* there are no languages where a macron and tilde would need to be differentiated so a flat tilde would cause no confusion in a display typeface. Same deal with comma accents and cedillas. I'm aware that some situations require differentiation of all diacritics such as dictionaries or encyclopedias. I'm referring to more of a display type scenario.
  • Igor FreibergerIgor Freiberger Posts: 168
    edited September 27
    Ray, we have some misunderstanding here.

    You are talking more about display and non-traditional designs and I am talking mainly about text fonts.

    Of course you will not use a traditional shape for cedilla in a font with no traditional shapes. It's also obvious the cedilla should follow the general design. It would be insane to do the contrary and I never defended that.

    But to disconnect the cedilla in a more traditional design is not correct. This is my opinion based on the rationale above. The first cedilla in Frutiger's sample is nicer —but it is not a cedilla, it is a comma accent. I am sure it can have a link to the C and still be nicer than the second one.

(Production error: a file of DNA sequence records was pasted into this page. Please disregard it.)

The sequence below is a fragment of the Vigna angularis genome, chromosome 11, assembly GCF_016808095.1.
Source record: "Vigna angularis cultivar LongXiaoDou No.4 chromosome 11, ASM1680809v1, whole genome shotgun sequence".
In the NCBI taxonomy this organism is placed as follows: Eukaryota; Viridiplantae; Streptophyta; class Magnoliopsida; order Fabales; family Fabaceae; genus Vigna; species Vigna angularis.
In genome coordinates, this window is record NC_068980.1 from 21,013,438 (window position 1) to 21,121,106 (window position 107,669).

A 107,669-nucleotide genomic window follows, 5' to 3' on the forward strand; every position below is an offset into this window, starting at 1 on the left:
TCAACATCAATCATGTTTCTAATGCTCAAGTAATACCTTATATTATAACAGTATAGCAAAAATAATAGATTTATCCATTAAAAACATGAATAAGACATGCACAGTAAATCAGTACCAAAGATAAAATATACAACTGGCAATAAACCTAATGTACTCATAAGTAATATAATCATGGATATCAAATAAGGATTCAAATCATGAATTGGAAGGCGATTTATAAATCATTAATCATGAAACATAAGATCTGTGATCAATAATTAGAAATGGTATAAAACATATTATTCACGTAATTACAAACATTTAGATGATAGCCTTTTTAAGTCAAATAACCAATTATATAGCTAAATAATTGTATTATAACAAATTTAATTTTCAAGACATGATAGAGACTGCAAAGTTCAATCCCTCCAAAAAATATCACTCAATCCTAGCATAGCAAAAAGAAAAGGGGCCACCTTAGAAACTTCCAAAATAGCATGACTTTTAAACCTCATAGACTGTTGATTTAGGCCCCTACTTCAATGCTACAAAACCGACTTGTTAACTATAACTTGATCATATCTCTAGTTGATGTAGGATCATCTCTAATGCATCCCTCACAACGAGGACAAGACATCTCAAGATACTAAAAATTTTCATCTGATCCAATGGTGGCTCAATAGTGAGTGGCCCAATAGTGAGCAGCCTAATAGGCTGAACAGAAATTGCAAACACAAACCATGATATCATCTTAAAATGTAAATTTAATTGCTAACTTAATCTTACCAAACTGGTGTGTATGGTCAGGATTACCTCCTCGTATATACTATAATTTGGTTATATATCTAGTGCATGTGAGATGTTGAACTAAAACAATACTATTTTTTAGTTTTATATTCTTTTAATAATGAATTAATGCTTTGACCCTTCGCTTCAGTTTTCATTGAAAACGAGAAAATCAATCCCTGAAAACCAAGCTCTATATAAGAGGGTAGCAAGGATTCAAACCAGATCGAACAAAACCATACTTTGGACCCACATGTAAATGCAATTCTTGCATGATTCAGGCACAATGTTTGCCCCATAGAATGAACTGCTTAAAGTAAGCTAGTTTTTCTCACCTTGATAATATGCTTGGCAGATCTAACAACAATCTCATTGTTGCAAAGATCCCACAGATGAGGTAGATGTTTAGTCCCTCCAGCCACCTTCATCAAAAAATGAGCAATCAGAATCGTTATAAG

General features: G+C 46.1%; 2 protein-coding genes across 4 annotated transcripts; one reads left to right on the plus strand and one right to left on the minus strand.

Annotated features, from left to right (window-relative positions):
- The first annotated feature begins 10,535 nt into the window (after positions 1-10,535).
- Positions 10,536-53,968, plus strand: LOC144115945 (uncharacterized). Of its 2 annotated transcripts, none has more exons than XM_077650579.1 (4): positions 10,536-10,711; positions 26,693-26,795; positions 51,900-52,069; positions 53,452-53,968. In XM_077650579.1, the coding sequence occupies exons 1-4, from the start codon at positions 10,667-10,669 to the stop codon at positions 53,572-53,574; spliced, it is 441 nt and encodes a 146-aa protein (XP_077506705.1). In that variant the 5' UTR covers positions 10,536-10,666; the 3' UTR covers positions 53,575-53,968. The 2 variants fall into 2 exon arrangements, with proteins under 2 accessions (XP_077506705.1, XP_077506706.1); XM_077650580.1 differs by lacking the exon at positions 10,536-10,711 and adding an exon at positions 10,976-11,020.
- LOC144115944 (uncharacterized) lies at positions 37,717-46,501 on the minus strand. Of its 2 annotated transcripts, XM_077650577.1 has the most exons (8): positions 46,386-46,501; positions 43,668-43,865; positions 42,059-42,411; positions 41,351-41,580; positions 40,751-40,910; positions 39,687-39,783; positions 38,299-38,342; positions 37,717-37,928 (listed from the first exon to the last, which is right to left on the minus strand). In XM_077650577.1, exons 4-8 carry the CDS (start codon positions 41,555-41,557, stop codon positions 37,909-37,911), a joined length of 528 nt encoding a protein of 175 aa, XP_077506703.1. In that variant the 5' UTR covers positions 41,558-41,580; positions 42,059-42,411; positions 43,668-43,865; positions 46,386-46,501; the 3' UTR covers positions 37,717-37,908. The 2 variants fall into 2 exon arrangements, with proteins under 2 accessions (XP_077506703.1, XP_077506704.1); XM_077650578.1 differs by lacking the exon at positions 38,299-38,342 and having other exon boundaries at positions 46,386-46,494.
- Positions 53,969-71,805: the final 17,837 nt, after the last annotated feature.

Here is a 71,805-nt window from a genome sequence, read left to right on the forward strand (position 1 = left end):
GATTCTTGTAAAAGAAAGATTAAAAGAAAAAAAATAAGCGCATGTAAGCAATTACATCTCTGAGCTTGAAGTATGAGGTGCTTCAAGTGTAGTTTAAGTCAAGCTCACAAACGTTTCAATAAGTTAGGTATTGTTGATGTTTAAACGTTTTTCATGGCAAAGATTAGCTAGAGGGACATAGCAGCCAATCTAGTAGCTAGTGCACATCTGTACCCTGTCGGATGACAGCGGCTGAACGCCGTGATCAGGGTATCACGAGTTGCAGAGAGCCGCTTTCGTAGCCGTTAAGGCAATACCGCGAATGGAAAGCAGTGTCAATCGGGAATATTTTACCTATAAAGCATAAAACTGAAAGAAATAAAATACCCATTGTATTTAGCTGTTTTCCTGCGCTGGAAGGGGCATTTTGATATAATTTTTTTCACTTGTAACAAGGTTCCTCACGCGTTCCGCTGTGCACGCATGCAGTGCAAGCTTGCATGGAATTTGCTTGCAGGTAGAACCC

To simply dislike a given shape is not an enough reason to amputate it. I think the boundaries need to be pushed under coherent criteria and multicultural knowledge.

    Even if a language does not offer dubious diacritic usage, this is an issue to be considered beyond encyclopaedias. We refer to stranger names all the time nowadays —from sports to politics, from academic studies to toponyms.

    By the way, I am Brazilian. ;-)
  • Ray LarabieRay Larabie Posts: 1,014
    @Igor Freiberger I see what you mean. Yeah, a traditional cedilla makes sense for traditional typefaces. I just never thought of Frutiger Serif as traditional. I'm getting old so it still looks contemporary to me.  :)  I think he implied the cedilla stroke by the shape...the commas in that typeface look more like traditional primes.

  • Albert_Jan_Pool Albert_Jan_Pool Posts: 78
    edited September 27
    I do not see why a cedilla cannot be detached from the c. Visually, it still belongs to the c as long as the gap between them is small enough (as in Méridien). Given that most readers don’t even notice serifs on text faces in reading text sizes, I bet that they don’t notice the disconnected cedilla in Méridien either.